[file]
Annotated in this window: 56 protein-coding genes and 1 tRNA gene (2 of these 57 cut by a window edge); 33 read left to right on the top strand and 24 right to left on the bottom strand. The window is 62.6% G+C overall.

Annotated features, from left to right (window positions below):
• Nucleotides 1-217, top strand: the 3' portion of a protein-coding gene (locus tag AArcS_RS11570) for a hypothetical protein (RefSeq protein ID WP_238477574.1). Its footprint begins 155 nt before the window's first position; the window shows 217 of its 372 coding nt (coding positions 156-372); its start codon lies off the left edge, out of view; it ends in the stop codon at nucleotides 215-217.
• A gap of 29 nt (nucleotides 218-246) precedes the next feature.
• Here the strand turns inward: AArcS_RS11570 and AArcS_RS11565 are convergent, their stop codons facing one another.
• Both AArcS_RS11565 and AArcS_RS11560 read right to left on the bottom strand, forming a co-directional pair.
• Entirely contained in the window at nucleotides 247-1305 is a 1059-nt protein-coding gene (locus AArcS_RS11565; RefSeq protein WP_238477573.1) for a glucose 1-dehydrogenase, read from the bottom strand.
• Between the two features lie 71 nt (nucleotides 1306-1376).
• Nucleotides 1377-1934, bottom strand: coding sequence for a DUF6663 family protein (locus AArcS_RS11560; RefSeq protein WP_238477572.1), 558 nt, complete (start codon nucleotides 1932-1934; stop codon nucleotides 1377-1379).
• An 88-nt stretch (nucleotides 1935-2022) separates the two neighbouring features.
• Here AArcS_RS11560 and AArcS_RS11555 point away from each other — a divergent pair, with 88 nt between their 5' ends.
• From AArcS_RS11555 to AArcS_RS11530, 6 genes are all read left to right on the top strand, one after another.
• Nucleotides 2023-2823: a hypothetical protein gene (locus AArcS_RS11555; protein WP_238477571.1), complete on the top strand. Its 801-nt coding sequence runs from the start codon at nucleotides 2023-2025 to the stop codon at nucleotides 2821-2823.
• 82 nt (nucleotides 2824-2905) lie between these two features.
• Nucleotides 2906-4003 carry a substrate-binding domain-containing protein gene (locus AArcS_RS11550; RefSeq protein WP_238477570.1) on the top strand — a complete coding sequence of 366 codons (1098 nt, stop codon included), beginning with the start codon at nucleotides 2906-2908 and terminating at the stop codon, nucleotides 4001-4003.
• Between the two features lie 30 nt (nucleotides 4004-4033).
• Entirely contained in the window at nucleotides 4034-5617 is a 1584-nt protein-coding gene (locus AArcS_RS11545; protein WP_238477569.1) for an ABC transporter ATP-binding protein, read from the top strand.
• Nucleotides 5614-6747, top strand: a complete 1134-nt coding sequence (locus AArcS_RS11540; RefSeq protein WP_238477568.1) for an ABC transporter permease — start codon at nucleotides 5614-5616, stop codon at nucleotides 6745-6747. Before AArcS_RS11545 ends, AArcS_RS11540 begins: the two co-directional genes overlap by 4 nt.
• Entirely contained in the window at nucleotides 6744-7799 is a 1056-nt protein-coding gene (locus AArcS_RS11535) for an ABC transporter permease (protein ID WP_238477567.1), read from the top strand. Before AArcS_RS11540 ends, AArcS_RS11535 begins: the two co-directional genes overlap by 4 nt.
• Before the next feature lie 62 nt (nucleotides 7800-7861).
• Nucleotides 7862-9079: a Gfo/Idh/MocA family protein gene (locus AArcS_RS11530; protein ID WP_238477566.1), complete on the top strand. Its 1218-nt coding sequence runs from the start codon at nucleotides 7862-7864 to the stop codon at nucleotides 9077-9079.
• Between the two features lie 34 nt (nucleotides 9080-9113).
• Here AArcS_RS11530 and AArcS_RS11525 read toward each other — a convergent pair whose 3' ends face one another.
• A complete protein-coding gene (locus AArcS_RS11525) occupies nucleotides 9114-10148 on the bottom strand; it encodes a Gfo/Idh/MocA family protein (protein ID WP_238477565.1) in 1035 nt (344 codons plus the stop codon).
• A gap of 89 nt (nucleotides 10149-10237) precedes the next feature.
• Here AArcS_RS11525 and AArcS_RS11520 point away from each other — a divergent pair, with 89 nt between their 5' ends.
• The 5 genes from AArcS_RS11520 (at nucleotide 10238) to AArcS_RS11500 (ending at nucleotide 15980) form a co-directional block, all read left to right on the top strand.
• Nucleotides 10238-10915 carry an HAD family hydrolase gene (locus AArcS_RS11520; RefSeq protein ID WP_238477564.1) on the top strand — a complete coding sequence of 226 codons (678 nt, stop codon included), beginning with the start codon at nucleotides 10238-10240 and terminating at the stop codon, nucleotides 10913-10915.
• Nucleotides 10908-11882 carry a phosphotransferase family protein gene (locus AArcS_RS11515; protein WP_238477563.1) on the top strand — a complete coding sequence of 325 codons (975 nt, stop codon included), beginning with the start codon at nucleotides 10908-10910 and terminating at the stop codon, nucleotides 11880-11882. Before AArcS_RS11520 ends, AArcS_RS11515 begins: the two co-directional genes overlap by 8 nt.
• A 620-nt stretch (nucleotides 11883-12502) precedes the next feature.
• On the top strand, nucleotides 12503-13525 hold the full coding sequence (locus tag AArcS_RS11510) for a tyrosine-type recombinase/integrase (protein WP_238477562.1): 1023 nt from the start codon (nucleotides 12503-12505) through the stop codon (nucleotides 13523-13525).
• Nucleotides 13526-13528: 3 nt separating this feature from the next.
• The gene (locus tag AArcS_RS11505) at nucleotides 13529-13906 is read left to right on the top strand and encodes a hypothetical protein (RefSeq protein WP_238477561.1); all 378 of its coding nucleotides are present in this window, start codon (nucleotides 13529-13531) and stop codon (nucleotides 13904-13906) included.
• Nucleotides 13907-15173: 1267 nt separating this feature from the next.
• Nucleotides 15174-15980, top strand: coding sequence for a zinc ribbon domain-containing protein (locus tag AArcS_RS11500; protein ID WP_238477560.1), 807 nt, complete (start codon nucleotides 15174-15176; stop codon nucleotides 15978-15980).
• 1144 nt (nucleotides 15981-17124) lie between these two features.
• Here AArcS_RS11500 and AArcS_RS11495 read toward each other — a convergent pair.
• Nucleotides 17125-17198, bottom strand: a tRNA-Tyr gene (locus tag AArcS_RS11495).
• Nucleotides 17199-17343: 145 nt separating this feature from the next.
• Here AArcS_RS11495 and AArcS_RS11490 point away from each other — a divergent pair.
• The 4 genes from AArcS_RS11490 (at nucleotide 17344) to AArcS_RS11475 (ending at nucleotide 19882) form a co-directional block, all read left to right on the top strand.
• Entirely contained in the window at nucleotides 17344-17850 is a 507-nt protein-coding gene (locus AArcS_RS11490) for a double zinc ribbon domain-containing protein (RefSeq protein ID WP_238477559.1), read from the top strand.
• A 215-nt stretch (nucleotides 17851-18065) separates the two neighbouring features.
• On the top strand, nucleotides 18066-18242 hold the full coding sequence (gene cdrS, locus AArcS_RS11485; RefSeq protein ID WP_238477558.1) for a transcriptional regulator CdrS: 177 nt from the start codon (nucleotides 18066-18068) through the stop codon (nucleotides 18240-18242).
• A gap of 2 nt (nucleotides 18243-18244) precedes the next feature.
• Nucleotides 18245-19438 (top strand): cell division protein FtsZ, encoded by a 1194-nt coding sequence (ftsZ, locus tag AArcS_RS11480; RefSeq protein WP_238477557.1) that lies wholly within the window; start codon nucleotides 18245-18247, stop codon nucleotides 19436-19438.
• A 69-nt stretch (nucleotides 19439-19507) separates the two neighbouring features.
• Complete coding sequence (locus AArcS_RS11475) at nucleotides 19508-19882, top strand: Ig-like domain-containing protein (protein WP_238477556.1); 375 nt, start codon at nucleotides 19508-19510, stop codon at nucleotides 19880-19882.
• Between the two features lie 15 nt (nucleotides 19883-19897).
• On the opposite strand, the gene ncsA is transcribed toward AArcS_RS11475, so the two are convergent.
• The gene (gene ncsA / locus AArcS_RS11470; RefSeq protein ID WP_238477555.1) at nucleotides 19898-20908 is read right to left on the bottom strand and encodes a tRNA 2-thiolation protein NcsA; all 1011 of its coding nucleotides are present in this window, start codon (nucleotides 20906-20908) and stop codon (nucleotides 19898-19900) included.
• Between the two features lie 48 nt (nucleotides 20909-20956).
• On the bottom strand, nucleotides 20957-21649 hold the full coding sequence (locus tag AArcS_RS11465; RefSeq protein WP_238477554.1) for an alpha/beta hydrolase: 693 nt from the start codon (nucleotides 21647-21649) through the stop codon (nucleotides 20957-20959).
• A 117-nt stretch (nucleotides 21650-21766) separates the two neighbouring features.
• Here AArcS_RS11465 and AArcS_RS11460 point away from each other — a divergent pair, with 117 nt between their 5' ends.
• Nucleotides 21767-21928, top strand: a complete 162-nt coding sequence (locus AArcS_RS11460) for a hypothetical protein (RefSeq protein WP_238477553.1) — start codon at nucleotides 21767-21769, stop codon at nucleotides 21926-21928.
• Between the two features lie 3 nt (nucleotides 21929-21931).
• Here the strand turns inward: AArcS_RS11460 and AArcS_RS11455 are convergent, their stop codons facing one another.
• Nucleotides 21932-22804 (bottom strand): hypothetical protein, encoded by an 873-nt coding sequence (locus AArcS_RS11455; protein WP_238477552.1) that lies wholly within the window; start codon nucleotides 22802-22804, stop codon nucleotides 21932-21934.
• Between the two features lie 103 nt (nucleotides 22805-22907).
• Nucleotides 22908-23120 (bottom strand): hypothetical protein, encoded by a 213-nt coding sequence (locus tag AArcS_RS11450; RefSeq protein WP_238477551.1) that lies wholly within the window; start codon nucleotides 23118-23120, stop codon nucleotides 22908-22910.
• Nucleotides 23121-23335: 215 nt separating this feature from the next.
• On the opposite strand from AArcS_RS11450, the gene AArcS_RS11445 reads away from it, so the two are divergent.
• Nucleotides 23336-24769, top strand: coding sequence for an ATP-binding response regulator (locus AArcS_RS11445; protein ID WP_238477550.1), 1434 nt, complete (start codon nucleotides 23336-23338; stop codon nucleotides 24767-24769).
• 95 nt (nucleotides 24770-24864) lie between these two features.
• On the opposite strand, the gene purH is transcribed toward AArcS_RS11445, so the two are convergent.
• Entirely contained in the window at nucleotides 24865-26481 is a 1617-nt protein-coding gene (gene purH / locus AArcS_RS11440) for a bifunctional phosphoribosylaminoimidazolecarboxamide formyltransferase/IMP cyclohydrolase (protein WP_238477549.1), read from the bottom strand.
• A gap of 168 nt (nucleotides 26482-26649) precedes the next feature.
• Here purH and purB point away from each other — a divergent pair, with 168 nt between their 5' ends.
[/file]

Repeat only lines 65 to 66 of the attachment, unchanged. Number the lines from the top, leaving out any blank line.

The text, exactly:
• 95 nt (nucleotides 24770-24864) lie between these two features.
• On the opposite strand, the gene purH is transcribed toward AArcS_RS11445, so the two are convergent.